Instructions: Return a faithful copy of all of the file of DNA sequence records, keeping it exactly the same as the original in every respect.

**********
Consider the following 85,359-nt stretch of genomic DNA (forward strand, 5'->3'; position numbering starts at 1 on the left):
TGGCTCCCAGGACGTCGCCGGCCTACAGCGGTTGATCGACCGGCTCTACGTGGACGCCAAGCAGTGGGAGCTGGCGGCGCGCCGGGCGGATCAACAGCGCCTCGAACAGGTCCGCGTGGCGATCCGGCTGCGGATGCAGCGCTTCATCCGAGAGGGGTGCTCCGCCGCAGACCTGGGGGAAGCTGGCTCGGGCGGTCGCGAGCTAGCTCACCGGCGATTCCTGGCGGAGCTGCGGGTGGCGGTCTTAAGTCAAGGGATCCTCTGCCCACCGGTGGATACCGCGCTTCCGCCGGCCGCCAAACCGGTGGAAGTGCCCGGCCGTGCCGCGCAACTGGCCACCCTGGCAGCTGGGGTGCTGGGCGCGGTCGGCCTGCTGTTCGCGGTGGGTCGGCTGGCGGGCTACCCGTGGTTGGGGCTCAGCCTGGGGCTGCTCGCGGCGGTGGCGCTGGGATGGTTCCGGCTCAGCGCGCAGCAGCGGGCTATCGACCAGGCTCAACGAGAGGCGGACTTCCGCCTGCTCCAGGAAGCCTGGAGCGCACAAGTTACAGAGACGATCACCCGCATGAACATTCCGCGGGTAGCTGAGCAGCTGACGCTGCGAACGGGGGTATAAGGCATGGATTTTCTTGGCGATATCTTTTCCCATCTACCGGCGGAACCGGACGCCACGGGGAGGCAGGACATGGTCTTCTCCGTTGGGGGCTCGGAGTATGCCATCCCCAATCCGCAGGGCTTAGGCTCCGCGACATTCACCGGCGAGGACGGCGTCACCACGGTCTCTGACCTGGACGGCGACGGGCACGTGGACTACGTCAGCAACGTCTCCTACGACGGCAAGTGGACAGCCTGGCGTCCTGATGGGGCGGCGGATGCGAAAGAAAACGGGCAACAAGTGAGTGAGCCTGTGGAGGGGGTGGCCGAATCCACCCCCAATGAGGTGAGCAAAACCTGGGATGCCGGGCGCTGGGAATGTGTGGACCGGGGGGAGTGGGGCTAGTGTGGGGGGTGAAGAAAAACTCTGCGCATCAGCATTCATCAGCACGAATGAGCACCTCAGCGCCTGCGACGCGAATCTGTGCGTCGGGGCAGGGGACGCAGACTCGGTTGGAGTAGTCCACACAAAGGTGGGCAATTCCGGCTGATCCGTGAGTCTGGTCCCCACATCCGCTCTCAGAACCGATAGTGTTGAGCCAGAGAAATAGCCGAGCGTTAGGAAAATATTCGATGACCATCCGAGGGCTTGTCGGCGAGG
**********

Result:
Consider the following 85,359-nt stretch of genomic DNA (forward strand, 5'->3'; position numbering starts at 1 on the left):
TGGCTCCCAGGACGTCGCCGGCCTACAGCGGTTGATCGACCGGCTCTACGTGGACGCCAAGCAGTGGGAGCTGGCGGCGCGCCGGGCGGATCAACAGCGCCTCGAACAGGTCCGCGTGGCGATCCGGCTGCGGATGCAGCGCTTCATCCGAGAGGGGTGCTCCGCCGCAGACCTGGGGGAAGCTGGCTCGGGCGGTCGCGAGCTAGCTCACCGGCGATTCCTGGCGGAGCTGCGGGTGGCGGTCTTAAGTCAAGGGATCCTCTGCCCACCGGTGGATACCGCGCTTCCGCCGGCCGCCAAACCGGTGGAAGTGCCCGGCCGTGCCGCGCAACTGGCCACCCTGGCAGCTGGGGTGCTGGGCGCGGTCGGCCTGCTGTTCGCGGTGGGTCGGCTGGCGGGCTACCCGTGGTTGGGGCTCAGCCTGGGGCTGCTCGCGGCGGTGGCGCTGGGATGGTTCCGGCTCAGCGCGCAGCAGCGGGCTATCGACCAGGCTCAACGAGAGGCGGACTTCCGCCTGCTCCAGGAAGCCTGGAGCGCACAAGTTACAGAGACGATCACCCGCATGAACATTCCGCGGGTAGCTGAGCAGCTGACGCTGCGAACGGGGGTATAAGGCATGGATTTTCTTGGCGATATCTTTTCCCATCTACCGGCGGAACCGGACGCCACGGGGAGGCAGGACATGGTCTTCTCCGTTGGGGGCTCGGAGTATGCCATCCCCAATCCGCAGGGCTTAGGCTCCGCGACATTCACCGGCGAGGACGGCGTCACCACGGTCTCTGACCTGGACGGCGACGGGCACGTGGACTACGTCAGCAACGTCTCCTACGACGGCAAGTGGACAGCCTGGCGTCCTGATGGGGCGGCGGATGCGAAAGAAAACGGGCAACAAGTGAGTGAGCCTGTGGAGGGGGTGGCCGAATCCACCCCCAATGAGGTGAGCAAAACCTGGGATGCCGGGCGCTGGGAATGTGTGGACCGGGGGGAGTGGGGCTAGTGTGGGGGGTGAAGAAAAACTCTGCGCATCAGCATTCATCAGCACGAATGAGCACCTCAGCGCCTGCGACGCGAATCTGTGCGTCGGGGCAGGGGACGCAGACTCGGTTGGAGTAGTCCACACAAAGGTGGGCAATTCCGGCTGATCCGTGAGTCTGGTCCCCACATCCGCTCTCAGAACCGATAGTGTTGAGCCAGAGAAATAGCCGAGCGTTAGGAAAATATTCGATGACCATCCGAGGGCTTGTCGGCGAGG